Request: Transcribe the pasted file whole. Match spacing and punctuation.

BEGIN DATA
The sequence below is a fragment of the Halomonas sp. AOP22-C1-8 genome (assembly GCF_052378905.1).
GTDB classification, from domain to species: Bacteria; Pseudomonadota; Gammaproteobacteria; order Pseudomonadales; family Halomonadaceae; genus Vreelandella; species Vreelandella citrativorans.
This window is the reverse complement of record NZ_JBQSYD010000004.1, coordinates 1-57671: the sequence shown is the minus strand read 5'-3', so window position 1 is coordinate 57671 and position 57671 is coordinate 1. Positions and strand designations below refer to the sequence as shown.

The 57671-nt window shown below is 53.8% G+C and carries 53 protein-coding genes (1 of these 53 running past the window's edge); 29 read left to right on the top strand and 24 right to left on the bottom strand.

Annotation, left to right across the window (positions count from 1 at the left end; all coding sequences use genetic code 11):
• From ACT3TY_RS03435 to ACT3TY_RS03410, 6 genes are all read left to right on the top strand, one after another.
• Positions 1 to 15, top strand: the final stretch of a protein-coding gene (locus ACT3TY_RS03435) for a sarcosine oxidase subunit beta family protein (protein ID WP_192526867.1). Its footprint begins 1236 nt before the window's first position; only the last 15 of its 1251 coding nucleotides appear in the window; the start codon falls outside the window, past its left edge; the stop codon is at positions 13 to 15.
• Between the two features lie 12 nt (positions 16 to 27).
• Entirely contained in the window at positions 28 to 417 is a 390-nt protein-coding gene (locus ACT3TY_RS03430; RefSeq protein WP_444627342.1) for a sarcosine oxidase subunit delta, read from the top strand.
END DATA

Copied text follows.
The sequence below is a fragment of the Halomonas sp. AOP22-C1-8 genome (assembly GCF_052378905.1).
GTDB classification, from domain to species: Bacteria; Pseudomonadota; Gammaproteobacteria; order Pseudomonadales; family Halomonadaceae; genus Vreelandella; species Vreelandella citrativorans.
This window is the reverse complement of record NZ_JBQSYD010000004.1, coordinates 1-57671: the sequence shown is the minus strand read 5'-3', so window position 1 is coordinate 57671 and position 57671 is coordinate 1. Positions and strand designations below refer to the sequence as shown.

The 57671-nt window shown below is 53.8% G+C and carries 53 protein-coding genes (1 of these 53 running past the window's edge); 29 read left to right on the top strand and 24 right to left on the bottom strand.

Annotation, left to right across the window (positions count from 1 at the left end; all coding sequences use genetic code 11):
• From ACT3TY_RS03435 to ACT3TY_RS03410, 6 genes are all read left to right on the top strand, one after another.
• Positions 1 to 15, top strand: the final stretch of a protein-coding gene (locus ACT3TY_RS03435) for a sarcosine oxidase subunit beta family protein (protein ID WP_192526867.1). Its footprint begins 1236 nt before the window's first position; only the last 15 of its 1251 coding nucleotides appear in the window; the start codon falls outside the window, past its left edge; the stop codon is at positions 13 to 15.
• Between the two features lie 12 nt (positions 16 to 27).
• Entirely contained in the window at positions 28 to 417 is a 390-nt protein-coding gene (locus ACT3TY_RS03430; RefSeq protein WP_444627342.1) for a sarcosine oxidase subunit delta, read from the top strand.